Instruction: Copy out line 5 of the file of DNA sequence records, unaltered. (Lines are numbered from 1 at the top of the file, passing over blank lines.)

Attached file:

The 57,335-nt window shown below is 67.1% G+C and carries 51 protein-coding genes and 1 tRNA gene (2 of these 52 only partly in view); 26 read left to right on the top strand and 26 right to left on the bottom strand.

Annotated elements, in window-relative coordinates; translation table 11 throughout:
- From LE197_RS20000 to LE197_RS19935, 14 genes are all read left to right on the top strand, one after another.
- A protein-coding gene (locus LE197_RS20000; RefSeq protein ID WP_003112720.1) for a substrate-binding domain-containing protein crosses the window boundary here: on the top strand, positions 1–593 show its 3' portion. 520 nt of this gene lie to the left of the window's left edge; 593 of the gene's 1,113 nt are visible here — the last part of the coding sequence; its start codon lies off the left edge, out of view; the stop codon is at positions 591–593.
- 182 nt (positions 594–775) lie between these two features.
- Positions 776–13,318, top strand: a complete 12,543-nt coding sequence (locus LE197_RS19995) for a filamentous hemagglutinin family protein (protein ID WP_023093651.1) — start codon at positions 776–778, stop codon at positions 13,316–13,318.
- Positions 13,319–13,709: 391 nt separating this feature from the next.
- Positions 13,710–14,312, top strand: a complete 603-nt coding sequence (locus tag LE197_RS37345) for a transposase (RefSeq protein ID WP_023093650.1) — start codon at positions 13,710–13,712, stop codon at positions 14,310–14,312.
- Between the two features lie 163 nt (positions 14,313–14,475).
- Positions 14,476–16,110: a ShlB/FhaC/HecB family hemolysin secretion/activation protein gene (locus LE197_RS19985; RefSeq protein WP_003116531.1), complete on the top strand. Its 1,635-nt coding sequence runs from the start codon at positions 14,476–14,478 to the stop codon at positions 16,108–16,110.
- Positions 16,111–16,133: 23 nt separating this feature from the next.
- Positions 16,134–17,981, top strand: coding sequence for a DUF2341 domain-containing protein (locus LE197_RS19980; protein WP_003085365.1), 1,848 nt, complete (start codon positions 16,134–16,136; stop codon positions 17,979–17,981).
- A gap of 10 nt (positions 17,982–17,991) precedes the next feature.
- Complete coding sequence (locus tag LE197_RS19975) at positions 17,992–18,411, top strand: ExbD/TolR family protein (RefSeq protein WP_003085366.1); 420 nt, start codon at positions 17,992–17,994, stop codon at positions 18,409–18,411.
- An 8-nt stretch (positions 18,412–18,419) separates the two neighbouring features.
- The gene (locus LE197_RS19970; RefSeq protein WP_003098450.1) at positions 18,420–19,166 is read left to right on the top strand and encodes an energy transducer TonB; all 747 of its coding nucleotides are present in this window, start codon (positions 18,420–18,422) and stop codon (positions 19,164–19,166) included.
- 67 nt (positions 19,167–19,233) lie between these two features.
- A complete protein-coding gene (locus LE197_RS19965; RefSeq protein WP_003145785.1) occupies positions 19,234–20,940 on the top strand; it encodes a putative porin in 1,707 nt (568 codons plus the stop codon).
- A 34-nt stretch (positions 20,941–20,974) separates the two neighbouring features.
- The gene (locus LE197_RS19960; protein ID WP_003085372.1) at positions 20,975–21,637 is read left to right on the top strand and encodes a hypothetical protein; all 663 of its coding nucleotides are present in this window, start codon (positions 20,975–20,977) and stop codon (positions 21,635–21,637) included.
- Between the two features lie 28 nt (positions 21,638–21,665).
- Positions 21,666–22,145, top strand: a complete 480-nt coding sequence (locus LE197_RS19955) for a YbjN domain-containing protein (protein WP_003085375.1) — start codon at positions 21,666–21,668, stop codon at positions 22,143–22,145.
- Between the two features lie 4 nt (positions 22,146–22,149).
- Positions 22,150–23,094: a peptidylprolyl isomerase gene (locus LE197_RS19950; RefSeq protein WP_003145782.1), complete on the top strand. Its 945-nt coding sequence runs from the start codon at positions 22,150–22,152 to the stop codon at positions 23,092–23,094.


- 182 nt (positions 594–775) lie between these two features.